In the great discourse regarding the separation of the sheep and the goats found in Matthew 25:31-46 Jesus refers to the kinds of actions, done in obediential faith that works through love, that demonstrates those who truly love him and those who do not. I have heard a dozen different ways of explaining, or explaining away, these verses over the course of my lifetime. Many consign them to Israel and how we treat the Jews. Others say they must be narrowly limited to the actions of the apostles themselves. Others say this is about doing these deeds for those who are being persecuted for being followers of Jesus. And still others say that only if we know the person we are helping to be a "brother or sister" does this text truly apply. There is some element of truth in each of these ideas, as there often is in such exegetical debates.

But I wonder, as I often wonder about such things: "What do we miss by this kind of narrowing of interpretation? And, further, what do we gain by opening the text up to a wide angle view of all our actions done for Christ, in faithful discipleship?" It seems to me that when verse 36 says, "I needed clothes and you clothed me, I was sick and you looked after me, I was in prison and you came to visit me" the whole point is that such actions done for Christ to any person made in God’s image are done to Christ. This is essentially how Mother Teresa of Calcutta understood this text in her Indian context and thus how and why she practiced what she did for years. And it is the general way that the Christian tradition has always understood these words. When you care for the basic human needs of the poor, when you care for the sick, and when you visit prisoners, you demonstrate Christ’s love in the most profound and, just as clearly, the most simple way. What you do for them you do for Christ. Thus verse 40 adds, "Truly, I tell you, whatever you did for one of the least of these brothers and sisters of mine you did for me." Even if the person is not one of Christ’s sheep (and we do not know this for sure since in every case those who belong to him finally are not known to us) if we do these actions in his name and for the love of Christ, we do it to Him. This point seems basic and quite obvious unless we strive to create ways to avoid it.

I thought about this again today because I have had a long-time interest and ministry in prisons. I have preached in jails and visited some major prisons. (I am not reporting this to promote my own piety but reflecting upon the words of Jesus afresh.) As I wrote an inmate today, a brother that I have never actually met, I asked myself, "Why am I doing this when there are so many more important things to be done today that could reach hundreds more people?" But there I was hand-writing one guy who prays for me and is incarcerated far away.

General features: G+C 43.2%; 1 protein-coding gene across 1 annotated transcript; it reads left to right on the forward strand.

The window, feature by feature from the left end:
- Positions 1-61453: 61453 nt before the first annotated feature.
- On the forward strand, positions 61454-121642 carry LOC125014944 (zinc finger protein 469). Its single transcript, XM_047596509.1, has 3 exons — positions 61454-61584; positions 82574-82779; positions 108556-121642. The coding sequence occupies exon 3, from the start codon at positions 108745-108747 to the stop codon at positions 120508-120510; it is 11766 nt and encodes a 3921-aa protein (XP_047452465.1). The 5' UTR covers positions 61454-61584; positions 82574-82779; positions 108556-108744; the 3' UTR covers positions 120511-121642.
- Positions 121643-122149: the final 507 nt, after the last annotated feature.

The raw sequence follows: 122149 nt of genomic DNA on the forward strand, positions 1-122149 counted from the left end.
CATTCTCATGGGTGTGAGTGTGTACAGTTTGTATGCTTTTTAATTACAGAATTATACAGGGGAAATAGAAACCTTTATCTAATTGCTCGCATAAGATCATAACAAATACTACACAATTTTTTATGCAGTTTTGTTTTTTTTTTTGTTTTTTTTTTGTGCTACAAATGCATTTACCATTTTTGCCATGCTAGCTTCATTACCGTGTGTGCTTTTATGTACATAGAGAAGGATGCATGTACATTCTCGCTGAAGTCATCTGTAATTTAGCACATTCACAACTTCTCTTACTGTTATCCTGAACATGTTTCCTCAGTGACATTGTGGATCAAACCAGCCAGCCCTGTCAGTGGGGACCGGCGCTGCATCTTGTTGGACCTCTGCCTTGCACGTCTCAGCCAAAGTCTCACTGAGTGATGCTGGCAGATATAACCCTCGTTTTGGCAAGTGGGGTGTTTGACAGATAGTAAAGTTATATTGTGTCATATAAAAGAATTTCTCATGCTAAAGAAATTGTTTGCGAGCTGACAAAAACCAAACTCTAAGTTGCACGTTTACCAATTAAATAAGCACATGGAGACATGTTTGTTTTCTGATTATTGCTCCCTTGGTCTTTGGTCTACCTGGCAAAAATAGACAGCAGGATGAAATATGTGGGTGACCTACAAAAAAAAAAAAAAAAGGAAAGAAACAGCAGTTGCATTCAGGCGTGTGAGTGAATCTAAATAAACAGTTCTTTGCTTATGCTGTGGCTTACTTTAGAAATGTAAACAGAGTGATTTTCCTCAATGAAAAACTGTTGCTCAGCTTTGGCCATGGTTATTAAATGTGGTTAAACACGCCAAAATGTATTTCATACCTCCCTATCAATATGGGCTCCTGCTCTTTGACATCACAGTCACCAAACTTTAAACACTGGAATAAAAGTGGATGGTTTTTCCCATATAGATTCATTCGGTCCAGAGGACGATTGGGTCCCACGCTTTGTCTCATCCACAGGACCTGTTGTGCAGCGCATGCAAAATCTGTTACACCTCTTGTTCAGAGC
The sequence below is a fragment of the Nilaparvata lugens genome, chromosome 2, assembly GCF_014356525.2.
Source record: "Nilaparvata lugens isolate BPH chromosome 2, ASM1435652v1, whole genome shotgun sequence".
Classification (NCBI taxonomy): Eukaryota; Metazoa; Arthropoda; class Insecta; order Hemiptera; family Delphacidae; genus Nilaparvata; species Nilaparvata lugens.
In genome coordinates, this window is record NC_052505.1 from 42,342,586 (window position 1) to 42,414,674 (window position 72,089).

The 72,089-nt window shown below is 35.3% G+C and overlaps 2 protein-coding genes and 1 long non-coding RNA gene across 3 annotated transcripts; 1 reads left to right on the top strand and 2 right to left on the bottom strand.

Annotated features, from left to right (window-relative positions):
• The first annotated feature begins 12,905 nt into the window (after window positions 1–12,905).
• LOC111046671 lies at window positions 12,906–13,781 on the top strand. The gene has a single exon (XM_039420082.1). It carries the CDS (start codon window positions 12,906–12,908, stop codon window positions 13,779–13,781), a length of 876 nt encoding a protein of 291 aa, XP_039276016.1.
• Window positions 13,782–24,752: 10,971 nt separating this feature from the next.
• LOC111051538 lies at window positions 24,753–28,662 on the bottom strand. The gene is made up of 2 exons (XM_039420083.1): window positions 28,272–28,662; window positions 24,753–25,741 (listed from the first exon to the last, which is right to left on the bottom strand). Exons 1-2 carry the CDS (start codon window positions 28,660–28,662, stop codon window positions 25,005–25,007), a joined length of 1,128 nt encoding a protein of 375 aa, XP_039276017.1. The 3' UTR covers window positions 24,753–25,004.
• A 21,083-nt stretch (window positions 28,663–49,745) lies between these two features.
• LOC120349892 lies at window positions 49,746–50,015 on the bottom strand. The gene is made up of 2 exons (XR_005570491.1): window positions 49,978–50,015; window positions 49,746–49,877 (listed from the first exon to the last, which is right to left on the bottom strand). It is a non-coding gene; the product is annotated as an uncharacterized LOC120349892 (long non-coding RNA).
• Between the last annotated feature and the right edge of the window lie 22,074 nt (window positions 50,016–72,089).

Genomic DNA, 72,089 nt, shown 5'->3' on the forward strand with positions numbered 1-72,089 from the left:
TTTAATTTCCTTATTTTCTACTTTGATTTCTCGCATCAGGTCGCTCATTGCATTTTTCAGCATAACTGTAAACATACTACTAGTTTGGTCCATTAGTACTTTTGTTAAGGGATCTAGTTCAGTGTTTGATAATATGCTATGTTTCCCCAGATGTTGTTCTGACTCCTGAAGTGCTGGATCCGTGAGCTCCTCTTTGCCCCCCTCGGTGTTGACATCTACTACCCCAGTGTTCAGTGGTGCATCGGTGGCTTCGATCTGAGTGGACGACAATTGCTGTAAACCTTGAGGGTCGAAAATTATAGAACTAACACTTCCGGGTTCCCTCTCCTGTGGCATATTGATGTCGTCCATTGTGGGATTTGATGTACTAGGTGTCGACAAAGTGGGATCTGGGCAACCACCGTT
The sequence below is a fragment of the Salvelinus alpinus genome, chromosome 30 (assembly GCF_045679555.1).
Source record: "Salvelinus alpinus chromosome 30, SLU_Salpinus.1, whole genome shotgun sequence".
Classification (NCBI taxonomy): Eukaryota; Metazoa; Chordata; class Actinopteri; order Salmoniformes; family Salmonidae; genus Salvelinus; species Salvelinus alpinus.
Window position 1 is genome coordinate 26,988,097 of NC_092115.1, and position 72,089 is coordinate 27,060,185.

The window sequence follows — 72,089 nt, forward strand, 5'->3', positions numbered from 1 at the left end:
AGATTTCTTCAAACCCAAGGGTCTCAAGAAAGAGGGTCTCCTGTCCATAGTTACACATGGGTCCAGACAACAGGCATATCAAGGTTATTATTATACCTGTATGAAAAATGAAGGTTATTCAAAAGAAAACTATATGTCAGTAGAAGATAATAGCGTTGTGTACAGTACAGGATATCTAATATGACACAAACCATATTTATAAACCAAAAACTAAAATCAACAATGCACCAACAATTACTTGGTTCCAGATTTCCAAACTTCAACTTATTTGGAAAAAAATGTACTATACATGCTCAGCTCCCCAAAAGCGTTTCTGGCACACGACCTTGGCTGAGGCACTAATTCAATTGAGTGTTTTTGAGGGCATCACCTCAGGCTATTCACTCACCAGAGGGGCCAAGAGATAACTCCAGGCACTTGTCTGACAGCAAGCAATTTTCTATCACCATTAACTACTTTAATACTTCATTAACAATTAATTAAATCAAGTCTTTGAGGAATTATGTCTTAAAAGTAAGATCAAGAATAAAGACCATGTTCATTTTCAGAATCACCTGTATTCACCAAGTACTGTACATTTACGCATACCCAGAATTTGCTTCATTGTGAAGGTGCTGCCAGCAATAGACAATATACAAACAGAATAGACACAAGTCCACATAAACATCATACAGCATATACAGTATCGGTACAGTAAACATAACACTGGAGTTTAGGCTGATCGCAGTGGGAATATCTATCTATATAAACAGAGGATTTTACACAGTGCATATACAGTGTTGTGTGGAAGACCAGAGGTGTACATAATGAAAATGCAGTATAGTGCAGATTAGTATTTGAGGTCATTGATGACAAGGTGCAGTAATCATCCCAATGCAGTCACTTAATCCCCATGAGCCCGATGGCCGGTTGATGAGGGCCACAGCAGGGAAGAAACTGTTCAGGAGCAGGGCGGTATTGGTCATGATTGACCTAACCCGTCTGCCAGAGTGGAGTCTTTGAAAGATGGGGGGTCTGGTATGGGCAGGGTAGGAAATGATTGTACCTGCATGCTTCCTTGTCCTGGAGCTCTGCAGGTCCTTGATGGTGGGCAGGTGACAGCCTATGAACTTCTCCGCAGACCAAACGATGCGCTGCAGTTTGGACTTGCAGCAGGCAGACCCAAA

My inmate friend wrote me on January 1 these words from his California prison:

"My holidays were quite pleasant because the Lord has taught me how to be content and peaceful in such circumstances, by ever keeping my focus upon him. We have not had a Protestant chaplain here for nearly two years, therefore as Christmas approached, we were unsure about having a Christmas Day sevrice. Several days before, the Lord blessed me with being chosen to bring the message for that service. Unfortunately, on Christmas Day, the prison was short staffed and we were locked in our housing units. In no way was I discouraged or disappointed because in preparing my sermon, I had spent two days and nights in the presence of the Lord. What a blessed joy it is to live in the Word my brother, as you very well know."

This brother goes on to ask me if an "old thief" could someday become a prison chaplain? I told him that if an old slave trader and liar like John Newton could become an Anglican minister and write "Amazing Grace" he could surely pursue this call upon his life freely.

Who knows, I may have done more good by writing this man in prison today than I did in anything else that I will do all day. I actually think I did this to Jesus himself if I believe the words that He spoke in Matthew 25, which I do. It just seems to me to be the right way to understand what he plainly tells us there. I will also be on the lookout today for the poor and the sick. Unless I make deliberate choices to include them in my life I will surely ignore them since I do not live in a poor community or find myself looking for sick people day-by-day.

My prayer: "God help me today to have the eyes to see the poor, a heart to care for the sick and a plan to reach out to the imprisoned. Give me the determination and the will to serve them as if I were really serving you, since that is exactly what you told me I would be doing when I serve them. In the name of the Father, the Son and the Holy Spirit. Amen."

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  1. Nathan January 12, 2007 at 9:40 am

    A wonderful reminder of priorities and obedienece as we begin this new year.

  2. Helen January 12, 2007 at 3:30 pm

    John wrote: “As I wrote an inmate today, a brother that I have never actually met, I asked myself, “Why am I doing this when there are so many more important things to be done today that could reach hundreds more people?” But there I was hand-writing one guy who prays for me and is incarcerated far away.”
    John, I think it’s fascinating that the choice to spend time on/with just one individual is often made by Jesus in the gospels.
    I find that reassuring.

  3. Bob Myers January 14, 2007 at 5:58 pm

    As a PCA pastor, I am provoked to good works and inspired by your writing. How much more attention do we need to give to those things Jesus has clearly spelled out.
    Thank you John!

  4. Steve Scott January 16, 2007 at 8:18 pm

    Your wording is interesting and telling of our society. You did not say that you don’t live in a community that has poor people within it, you said you don’t live in a community that is itself poor (poor is an adjective that describes the community, indicating a vast majority of that community would be poor).